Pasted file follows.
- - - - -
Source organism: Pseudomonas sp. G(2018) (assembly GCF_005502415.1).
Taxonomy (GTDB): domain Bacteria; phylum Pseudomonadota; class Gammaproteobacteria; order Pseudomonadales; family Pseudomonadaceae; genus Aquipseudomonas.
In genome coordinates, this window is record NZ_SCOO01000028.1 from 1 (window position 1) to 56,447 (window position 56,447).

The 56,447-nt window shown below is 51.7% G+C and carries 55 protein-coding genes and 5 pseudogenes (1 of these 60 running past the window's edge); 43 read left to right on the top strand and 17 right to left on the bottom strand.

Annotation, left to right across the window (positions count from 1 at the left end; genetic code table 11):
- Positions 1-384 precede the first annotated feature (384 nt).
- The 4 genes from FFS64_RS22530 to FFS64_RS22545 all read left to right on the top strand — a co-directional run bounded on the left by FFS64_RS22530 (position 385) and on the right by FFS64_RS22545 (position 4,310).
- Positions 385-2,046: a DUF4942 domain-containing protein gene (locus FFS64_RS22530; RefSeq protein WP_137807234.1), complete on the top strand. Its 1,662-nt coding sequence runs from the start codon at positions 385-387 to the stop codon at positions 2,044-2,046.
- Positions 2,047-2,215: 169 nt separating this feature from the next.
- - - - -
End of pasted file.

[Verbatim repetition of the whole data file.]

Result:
Source organism: Pseudomonas sp. G(2018) (assembly GCF_005502415.1).
Taxonomy (GTDB): domain Bacteria; phylum Pseudomonadota; class Gammaproteobacteria; order Pseudomonadales; family Pseudomonadaceae; genus Aquipseudomonas.
In genome coordinates, this window is record NZ_SCOO01000028.1 from 1 (window position 1) to 56,447 (window position 56,447).

The 56,447-nt window shown below is 51.7% G+C and carries 55 protein-coding genes and 5 pseudogenes (1 of these 60 running past the window's edge); 43 read left to right on the top strand and 17 right to left on the bottom strand.

Annotation, left to right across the window (positions count from 1 at the left end; genetic code table 11):
- Positions 1-384 precede the first annotated feature (384 nt).
- The 4 genes from FFS64_RS22530 to FFS64_RS22545 all read left to right on the top strand — a co-directional run bounded on the left by FFS64_RS22530 (position 385) and on the right by FFS64_RS22545 (position 4,310).
- Positions 385-2,046: a DUF4942 domain-containing protein gene (locus FFS64_RS22530; RefSeq protein WP_137807234.1), complete on the top strand. Its 1,662-nt coding sequence runs from the start codon at positions 385-387 to the stop codon at positions 2,044-2,046.
- Positions 2,047-2,215: 169 nt separating this feature from the next.